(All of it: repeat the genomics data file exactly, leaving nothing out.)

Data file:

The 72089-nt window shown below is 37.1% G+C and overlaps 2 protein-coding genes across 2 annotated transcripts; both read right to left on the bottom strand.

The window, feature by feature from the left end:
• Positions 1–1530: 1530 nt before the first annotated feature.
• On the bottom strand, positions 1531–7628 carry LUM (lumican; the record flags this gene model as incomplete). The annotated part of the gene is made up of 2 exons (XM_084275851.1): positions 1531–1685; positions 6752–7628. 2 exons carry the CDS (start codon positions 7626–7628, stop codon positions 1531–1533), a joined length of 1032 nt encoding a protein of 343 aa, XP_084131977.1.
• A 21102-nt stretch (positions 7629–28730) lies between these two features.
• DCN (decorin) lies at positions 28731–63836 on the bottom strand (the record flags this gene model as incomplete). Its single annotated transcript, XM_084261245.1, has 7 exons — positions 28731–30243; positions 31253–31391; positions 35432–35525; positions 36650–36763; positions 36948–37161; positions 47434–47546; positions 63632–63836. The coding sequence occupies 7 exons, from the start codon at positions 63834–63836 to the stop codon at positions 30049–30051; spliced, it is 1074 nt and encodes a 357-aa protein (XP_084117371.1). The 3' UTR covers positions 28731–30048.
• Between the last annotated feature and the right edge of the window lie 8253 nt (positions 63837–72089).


The 72089-nt window shown below is 37.1% G+C and overlaps 2 protein-coding genes across 2 annotated transcripts; both read right to left on the bottom strand.

The window, feature by feature from the left end:
• Positions 1–1530: 1530 nt before the first annotated feature.
• On the bottom strand, positions 1531–7628 carry LUM (lumican; the record flags this gene model as incomplete). The annotated part of the gene is made up of 2 exons (XM_084275851.1): positions 1531–1685; positions 6752–7628. 2 exons carry the CDS (start codon positions 7626–7628, stop codon positions 1531–1533), a joined length of 1032 nt encoding a protein of 343 aa, XP_084131977.1.
• A 21102-nt stretch (positions 7629–28730) lies between these two features.
• DCN (decorin) lies at positions 28731–63836 on the bottom strand (the record flags this gene model as incomplete). Its single annotated transcript, XM_084261245.1, has 7 exons — positions 28731–30243; positions 31253–31391; positions 35432–35525; positions 36650–36763; positions 36948–37161; positions 47434–47546; positions 63632–63836. The coding sequence occupies 7 exons, from the start codon at positions 63834–63836 to the stop codon at positions 30049–30051; spliced, it is 1074 nt and encodes a 357-aa protein (XP_084117371.1). The 3' UTR covers positions 28731–30048.
• Between the last annotated feature and the right edge of the window lie 8253 nt (positions 63837–72089).